The positives about home schooling during Covid-19

Posted in: Learning, Pedagogy and Diversity

Shona McIntosh, University of Bath

When the schools closed, can you remember your first thought? For many people, their worries around health and employment were joined by a new concern: having the kids at home. What, all the time? The prospect of spending 24 hours a day with your children can be appealing in the holidays, however this generally happens when parents are not working as well.

Having children at home at the same time that parents are working is new territory for many families and brings new problems. Children’s normal world is in upheaval, their routines have disappeared and their emotions may be in freefall. Meanwhile schools are helpfully sending ‘work’ home for your kids and you can hardly get through a website without seeing terrifying news side-by-side with cheery calls to get baking with your youngest ones. All this can make it feel like you are living in a new, unpleasant world. Competing demands for space, quiet and bandwidth when you have a remote meeting at the same time as the live-streamed You Tube workout can feel like a low moment. So, how can there be any benefits of home schooling during Covid-19?

Good news for you and your children

Although children’s education is often associated with what happens in schools, learning is not limited to a location. The learner-teacher relationship is fundamental in most modern theories of learning, putting parents in a strong position. As parents, you taught your child many things before they even started school and, amongst the problems of Covid-19, there are many positives to be found in home learning. I set out three below: making learning relevant to real life; plugging in to kids’ interests; and allowing children to be the teacher. Hopefully, these will buy you a bit of time to get some work done!

Learning in family life

The relationships children have with family members is central now. You can tap into shared family memories to support learning: drawing pictures, writing stories, sequencing using old photos, interviewing, counting and comparing. Checking in with the wider family is something people are now doing routinely and can enrich your children with a deeper connection to the experiences of their extended family.

Learning at home also has the potential to be immediately relevant. A child completing a word problem in a maths book can find it abstract, whereas children weighing out the right amount of rice for tonight’s dinner are applying their learning. Kids can design a balanced meal while older ones can cook with minimal supervision. With an emphasis on learning in family life, the abstract becomes concrete, and learning has a purpose. This is likely to create positive engagement with other practical tasks and make it easier for you to get them to do other similar things while you work.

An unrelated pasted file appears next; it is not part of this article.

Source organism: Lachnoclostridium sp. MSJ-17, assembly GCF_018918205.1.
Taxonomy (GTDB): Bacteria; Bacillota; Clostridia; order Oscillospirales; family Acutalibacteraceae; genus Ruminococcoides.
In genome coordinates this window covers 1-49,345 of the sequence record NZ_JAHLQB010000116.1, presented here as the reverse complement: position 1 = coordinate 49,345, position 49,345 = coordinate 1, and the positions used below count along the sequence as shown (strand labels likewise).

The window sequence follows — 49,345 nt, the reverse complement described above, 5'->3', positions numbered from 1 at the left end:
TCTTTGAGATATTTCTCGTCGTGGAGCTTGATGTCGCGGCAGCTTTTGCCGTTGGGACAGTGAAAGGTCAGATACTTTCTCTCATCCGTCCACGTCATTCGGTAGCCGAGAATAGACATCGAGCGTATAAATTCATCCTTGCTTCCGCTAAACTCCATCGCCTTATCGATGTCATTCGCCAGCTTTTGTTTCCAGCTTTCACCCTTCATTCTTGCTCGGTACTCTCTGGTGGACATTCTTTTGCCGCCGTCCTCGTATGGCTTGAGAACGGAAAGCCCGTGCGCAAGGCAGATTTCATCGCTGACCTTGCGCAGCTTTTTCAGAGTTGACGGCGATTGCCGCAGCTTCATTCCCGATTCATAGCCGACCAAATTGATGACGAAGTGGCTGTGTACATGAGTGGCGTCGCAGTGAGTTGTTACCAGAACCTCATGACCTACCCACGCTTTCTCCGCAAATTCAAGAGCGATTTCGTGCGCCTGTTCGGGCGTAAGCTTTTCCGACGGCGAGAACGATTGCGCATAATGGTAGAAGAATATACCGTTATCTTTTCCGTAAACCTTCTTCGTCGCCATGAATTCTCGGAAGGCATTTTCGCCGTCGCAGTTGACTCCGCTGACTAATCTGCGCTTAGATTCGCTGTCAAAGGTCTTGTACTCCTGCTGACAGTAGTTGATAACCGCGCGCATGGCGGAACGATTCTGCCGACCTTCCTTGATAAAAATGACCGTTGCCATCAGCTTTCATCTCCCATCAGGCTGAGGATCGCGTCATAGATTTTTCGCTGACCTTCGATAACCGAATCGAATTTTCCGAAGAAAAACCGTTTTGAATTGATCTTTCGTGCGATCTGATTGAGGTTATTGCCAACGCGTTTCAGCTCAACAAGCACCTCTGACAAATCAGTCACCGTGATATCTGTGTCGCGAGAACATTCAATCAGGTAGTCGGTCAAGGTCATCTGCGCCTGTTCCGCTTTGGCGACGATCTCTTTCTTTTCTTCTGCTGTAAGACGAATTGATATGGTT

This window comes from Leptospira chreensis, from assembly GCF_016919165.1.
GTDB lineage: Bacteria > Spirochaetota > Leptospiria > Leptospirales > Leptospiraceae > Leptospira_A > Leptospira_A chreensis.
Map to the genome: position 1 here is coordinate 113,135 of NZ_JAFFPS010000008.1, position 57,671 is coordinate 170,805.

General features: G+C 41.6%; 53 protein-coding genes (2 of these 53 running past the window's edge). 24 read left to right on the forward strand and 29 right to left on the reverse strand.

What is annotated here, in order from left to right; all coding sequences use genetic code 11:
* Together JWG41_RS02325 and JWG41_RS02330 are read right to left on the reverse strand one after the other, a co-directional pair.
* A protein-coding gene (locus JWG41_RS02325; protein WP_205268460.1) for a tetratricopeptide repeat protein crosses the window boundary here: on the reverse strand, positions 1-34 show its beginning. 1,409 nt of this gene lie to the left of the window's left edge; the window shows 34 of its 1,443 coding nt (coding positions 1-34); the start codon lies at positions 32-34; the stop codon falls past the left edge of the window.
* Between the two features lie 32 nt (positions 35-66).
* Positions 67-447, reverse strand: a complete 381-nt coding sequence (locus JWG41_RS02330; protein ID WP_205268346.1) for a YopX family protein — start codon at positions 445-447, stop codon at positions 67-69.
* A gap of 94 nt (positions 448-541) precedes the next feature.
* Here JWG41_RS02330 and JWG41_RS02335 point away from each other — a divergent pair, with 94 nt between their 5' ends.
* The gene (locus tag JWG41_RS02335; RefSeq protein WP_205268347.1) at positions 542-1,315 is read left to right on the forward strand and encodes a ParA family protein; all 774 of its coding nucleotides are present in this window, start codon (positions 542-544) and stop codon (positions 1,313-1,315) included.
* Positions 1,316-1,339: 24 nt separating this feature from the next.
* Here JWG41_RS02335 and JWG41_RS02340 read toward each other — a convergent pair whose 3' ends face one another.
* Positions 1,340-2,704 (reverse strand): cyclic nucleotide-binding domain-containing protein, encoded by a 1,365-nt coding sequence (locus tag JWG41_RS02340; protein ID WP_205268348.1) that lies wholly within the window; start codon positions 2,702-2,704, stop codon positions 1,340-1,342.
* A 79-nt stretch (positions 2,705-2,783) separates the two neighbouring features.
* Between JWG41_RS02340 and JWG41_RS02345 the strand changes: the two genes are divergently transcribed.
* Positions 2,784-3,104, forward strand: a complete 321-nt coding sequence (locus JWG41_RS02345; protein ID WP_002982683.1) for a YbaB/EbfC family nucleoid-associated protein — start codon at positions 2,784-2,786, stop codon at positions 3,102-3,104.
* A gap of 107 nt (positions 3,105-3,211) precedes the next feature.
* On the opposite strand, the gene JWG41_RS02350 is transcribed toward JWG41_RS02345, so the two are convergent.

Do what they love

Naturally, the age of your children will matter. Toddlers or teens? They need different parenting as well as different kinds of learning. Schools may have sent out general guides for what your kids ‘should be’ learning, but now is the chance to make it more personal. What lights your child up? How can it form a bigger part of their day than it does at school? Can they create an Egyptian world on Minecraft? Can they make a PowerPoint of their favourite [insert name here]? The huge advantage of this is that it will keep children occupied for longer, buying you some time for working, but also giving them freedom to explore their interests.

Turning the tables

When you are all at home, you want to be able to carve out uninterrupted blocks of time for work. It would be ideal if children could keep busy long enough for you to finish that complicated email without them saying, “Finished! Now what?” At school, children are often recipients of teacher-set tasks. A child needs a sense of their own agency to be independent enough to manage periods of time without adult input.

One way to encourage this is to turn your child into the teacher. Get them to explain to you something that they have learned today. Even better, can your child help you learn something new? It might need some setting up on your part, and research on theirs, but this kind of problem-based learning has several advantages: making learners confident, accepting trial and error as part of the learning process, and engrossing their attention, making them less reliant on adult task-setters and more independent.

Liberty in isolation

Right now, when nobody has much certainty about what to do, a break in routine is a chance to re-set some expectations. What applies in school has to be modified in the home environment and, if the pandemic is an opportunity to reorganise our priorities as a society, maybe this will be the same for families. If we let go of the educational demands that are placed on children to meet targets and perform in tests, this time at home can bring benefits. Engaging children in real-life problems that develop their independence within the family are real positives. Who knows, we may even look back on this time of confinement as a period of liberation.

Follow The Department of Education on Twitter @EducationBATH and Dr Shona McIntosh on Twitter @Pamphletpress.

Posted in: Learning, Pedagogy and Diversity

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